AARP Eye Center
A commonly used fish oil supplement is ineffective in treating dry eye disease, a condition that affects more than 16 million Americans, or about 7 percent of the U.S. adult population, a recent research study has found.
For years, eye doctors and their patients have relied on omega-3 fatty acids from fish oil and other sources to treat dry eye, a sometimes-chronic condition that causes burning or itching as well as impaired vision. Yet the three-year study, led by scientists at the University of Pennsylvania and reported in the New England Journal of Medicine, found that such supplements were no more effective than a placebo.
AARP Membership — $12 for your first year when you sign up for Automatic Renewal
Get instant access to members-only products and hundreds of discounts, a free second membership, and a subscription to AARP the Magazine.
“Many patients receiving omega-3 supplements did have substantial improvement in their symptoms, but just as many patients taking placebo had improvements,” Maureen Maguire, professor of ophthalmology at Penn Medicine, said in a statement.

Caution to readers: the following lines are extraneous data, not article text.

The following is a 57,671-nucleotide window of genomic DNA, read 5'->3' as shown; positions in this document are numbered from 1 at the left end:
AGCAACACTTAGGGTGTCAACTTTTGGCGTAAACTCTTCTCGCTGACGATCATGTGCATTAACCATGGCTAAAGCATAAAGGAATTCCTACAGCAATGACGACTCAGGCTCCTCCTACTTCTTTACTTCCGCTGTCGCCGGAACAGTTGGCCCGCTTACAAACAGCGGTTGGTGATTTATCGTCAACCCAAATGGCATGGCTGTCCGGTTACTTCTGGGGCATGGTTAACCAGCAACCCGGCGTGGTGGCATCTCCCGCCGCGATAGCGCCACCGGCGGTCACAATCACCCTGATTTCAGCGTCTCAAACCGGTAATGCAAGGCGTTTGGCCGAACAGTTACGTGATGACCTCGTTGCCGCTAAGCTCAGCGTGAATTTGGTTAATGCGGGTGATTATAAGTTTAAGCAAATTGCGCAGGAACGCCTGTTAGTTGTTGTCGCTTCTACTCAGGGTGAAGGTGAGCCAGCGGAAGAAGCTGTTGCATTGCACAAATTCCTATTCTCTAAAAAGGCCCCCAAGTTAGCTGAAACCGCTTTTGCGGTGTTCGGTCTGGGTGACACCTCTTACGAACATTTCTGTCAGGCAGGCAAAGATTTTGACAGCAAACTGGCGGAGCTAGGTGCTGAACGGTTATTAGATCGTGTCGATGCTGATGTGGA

The 535 participants, who had a history of dry eye, received either an omega-3 supplement or an olive oil placebo. After 12 months the researchers found substantial improvement in both groups, with no significant differences.
“We were surprised that the omega-3 supplements had no beneficial effect,” said Vatinee Y. Bunya, M.D., codirector of the Penn Dry Eye & Ocular Surface Center. “The results are significant and may change the way a lot of ophthalmologists and optometrists treat their patients.”
The National Eye Institute, which funded the study, cited evidence that sales of such supplements amount to more than $1 billion a year in the U.S. — over the counter, from doctors or through prescription.